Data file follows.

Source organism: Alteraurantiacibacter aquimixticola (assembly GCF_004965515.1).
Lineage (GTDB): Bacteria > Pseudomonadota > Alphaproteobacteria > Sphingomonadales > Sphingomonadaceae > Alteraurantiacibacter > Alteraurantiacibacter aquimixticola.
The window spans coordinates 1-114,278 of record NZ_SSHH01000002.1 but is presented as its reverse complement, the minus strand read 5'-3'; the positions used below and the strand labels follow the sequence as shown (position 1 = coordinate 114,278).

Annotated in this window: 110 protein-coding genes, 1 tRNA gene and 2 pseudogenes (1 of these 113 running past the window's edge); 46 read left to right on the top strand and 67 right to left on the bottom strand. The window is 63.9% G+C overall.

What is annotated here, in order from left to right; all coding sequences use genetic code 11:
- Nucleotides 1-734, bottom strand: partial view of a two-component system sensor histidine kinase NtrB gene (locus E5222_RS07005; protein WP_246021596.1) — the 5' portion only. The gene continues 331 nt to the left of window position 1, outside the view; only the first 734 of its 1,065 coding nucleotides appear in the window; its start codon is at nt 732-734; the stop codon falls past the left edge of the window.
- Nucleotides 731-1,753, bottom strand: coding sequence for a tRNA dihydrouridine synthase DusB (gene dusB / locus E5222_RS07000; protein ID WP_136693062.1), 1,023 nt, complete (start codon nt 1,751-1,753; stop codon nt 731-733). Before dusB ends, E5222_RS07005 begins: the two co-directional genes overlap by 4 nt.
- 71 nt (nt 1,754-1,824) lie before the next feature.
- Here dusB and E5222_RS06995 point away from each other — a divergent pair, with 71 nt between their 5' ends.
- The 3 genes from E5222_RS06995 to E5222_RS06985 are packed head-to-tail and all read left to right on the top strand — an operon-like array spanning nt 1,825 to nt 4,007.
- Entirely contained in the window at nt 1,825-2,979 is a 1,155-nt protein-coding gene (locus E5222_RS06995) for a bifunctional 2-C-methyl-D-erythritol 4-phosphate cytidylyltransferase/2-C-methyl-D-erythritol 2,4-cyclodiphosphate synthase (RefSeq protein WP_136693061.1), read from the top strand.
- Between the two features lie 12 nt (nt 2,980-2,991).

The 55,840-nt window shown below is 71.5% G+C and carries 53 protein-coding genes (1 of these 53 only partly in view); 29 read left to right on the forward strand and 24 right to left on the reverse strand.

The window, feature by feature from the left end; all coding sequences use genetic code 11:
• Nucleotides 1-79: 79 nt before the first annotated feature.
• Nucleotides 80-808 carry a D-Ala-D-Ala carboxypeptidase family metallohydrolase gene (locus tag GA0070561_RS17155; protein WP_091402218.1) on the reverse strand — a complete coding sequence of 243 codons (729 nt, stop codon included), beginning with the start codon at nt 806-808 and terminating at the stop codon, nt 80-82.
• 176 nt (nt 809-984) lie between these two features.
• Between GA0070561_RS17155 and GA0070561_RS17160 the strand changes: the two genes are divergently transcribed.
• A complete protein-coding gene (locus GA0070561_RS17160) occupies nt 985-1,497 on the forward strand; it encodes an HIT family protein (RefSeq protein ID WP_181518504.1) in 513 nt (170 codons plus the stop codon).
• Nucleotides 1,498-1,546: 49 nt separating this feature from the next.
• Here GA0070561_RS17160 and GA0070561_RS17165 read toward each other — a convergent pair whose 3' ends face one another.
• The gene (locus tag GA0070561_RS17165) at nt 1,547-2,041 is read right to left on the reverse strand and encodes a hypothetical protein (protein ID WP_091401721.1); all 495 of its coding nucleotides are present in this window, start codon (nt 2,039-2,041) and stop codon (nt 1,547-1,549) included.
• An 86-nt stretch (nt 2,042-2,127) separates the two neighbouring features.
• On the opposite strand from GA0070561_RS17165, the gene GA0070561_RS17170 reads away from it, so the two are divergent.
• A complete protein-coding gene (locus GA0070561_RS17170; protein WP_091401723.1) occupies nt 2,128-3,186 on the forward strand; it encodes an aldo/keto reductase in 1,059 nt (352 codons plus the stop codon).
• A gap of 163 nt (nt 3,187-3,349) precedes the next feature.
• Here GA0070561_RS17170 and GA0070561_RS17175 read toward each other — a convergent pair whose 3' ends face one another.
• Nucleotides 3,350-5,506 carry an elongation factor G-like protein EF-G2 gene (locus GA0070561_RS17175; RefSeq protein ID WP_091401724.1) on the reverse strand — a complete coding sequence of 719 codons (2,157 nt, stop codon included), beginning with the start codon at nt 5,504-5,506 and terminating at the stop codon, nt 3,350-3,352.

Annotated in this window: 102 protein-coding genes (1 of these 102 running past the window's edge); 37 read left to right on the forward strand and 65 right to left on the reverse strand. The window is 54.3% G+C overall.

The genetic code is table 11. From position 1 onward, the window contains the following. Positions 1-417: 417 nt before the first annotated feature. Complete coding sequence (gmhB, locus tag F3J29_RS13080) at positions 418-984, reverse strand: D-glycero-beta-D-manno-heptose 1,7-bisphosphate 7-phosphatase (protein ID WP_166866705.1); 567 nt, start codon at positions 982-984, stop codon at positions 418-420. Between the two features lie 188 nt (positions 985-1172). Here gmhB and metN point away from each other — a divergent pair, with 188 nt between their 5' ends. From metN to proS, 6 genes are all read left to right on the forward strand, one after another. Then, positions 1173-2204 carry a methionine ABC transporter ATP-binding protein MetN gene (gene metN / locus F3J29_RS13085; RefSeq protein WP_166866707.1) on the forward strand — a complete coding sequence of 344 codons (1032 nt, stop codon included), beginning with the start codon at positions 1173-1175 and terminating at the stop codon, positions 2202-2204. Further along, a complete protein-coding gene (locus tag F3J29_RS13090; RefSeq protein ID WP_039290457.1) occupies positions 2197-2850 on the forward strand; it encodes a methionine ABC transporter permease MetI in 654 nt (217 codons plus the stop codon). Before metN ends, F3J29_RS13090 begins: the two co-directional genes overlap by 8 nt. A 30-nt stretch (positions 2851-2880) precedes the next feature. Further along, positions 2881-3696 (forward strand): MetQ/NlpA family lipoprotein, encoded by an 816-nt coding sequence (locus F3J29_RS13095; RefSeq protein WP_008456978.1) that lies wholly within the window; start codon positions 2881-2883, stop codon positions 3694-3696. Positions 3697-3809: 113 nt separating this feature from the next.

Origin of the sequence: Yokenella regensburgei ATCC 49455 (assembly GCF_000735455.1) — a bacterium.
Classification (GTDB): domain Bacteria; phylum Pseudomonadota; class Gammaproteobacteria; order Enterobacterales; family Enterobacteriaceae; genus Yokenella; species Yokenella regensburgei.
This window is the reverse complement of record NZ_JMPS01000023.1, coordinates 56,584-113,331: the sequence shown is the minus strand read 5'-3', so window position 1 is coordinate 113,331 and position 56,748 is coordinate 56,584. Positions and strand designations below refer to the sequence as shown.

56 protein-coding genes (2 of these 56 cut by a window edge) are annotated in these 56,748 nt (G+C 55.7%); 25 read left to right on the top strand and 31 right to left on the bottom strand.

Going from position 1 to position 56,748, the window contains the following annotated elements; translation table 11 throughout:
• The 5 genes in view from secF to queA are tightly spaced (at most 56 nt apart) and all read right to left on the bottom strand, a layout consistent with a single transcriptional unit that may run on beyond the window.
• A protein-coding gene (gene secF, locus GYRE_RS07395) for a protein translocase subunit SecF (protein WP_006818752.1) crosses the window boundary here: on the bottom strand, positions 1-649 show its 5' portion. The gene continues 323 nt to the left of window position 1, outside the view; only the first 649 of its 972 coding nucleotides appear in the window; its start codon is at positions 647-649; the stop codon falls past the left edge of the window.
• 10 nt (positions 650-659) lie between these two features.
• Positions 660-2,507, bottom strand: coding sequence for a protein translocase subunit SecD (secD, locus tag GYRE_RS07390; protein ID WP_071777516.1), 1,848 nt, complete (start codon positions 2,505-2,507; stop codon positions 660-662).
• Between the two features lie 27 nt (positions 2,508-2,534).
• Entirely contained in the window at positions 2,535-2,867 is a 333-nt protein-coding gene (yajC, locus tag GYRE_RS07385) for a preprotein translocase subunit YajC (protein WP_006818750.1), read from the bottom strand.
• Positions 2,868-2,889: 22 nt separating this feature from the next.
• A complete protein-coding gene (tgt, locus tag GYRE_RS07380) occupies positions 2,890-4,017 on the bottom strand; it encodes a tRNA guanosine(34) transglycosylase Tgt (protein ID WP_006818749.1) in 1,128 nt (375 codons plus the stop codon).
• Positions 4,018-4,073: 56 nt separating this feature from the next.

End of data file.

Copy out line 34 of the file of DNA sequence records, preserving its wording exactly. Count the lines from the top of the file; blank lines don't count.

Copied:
56 protein-coding genes (2 of these 56 cut by a window edge) are annotated in these 56,748 nt (G+C 55.7%); 25 read left to right on the top strand and 31 right to left on the bottom strand.